Melanoma patients were then grouped by clinical cancer stages. There were still positive correlations between YY1 expression and different tumor stages (p < 0.01, Stage I-II vs. Normal; p < 0.01, Stage III vs. Stage I-II; p < 0.001 Stage IV vs. Stage III) (Fig. 1c). However, no correlation was observed between YAP1 expression and age, gender, localization or tumor size (data not shown). We next extended our test to eight human melanoma cell lines. Levels of YY1 transcripts were highly variable across the panel. Noticeably, expression of YY1 was relatively higher in four melanoma cell lines without BRAF mutation (WM852, WM1791C, WM8 and WM209) compared with normal human melanocyte cultures (Fig. 1d). Accordingly, these cell lines showed a notable overexpression of YY1 protein compared to normal clusters with a BRAFV600E mutation (Fig. 1e). The up-regulation of YY1 protein in melanoma tissues was also validated in selected samples (Fig. 1e). Taken together, these results suggest that YY1 might play a regulatory role in melanoma cell growth and migration, especially for the melanomas that do not harbor a BRAFV600E mutation.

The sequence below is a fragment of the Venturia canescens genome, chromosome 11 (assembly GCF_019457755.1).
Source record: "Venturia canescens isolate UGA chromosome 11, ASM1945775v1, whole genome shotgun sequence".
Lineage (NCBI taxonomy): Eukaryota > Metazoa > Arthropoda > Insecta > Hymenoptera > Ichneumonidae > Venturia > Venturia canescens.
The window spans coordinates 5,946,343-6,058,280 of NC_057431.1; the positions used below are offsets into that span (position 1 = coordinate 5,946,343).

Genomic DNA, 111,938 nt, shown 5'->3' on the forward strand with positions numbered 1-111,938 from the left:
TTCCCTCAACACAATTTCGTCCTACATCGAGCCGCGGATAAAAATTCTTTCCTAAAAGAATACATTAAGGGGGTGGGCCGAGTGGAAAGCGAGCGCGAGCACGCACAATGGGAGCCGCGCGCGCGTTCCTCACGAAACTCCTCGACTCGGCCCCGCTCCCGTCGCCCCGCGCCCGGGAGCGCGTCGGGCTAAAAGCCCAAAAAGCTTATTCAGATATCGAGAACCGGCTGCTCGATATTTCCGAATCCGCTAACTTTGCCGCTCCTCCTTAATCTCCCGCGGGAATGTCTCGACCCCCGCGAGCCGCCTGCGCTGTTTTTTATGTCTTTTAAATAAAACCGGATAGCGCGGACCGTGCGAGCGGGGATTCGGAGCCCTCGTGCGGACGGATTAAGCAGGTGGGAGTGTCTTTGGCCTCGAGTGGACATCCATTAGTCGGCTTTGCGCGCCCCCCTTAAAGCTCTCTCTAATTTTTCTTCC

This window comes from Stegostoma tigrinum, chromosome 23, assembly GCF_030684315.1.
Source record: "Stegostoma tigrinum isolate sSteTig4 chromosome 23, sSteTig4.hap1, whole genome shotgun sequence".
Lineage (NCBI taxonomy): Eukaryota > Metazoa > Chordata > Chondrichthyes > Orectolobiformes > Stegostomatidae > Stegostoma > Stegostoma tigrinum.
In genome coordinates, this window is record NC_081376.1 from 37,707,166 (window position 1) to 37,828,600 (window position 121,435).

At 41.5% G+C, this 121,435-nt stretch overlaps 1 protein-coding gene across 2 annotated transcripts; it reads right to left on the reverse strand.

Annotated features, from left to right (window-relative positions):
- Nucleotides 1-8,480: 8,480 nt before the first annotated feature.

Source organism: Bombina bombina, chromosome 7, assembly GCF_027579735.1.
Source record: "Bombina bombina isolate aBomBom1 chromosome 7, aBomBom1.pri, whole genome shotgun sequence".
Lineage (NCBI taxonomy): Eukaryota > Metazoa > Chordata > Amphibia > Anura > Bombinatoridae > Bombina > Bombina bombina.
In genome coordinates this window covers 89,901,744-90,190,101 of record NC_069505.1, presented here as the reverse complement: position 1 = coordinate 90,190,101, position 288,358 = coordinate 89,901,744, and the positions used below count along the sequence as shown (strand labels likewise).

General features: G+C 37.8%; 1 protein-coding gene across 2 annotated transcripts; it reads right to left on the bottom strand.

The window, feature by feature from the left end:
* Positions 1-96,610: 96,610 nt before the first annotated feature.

Knockdown of YY1 inhibits melanoma cell proliferation and migration
Because the YY1 was found to be expressed at higher levels in melanoma cell lines WM852, WM1791C, WM8 and WM209, we chose WM1791C and WM209 to perform further assays to test whether YY1 was functionally involved in malignant melanoma tumorigenesis. siRNAs specific to YY1 were transfected into the WM1791C and WM209 cells and the level of YY1 was subsequently confirmed by RT-qPCR analysis (Fig. 2a). siRNA transfected cells exhibited significantly decreased proliferation compared with control siRNA transfected WM1791C and WM209 cells (Fig. 2b). Accordingly, the percentage of S phase cells was also reduced by ~20 % and ~18 % in si-YY1 transfected WM1791C and WM209 cells respectively (Fig. 2c). Taken together, these results indicated that inhibition of YY1 can efficiently inhibited tumor cell proliferation and cell cycle in vitro, suggesting its oncogenic role in modulating tumorigenicity of melanoma cells.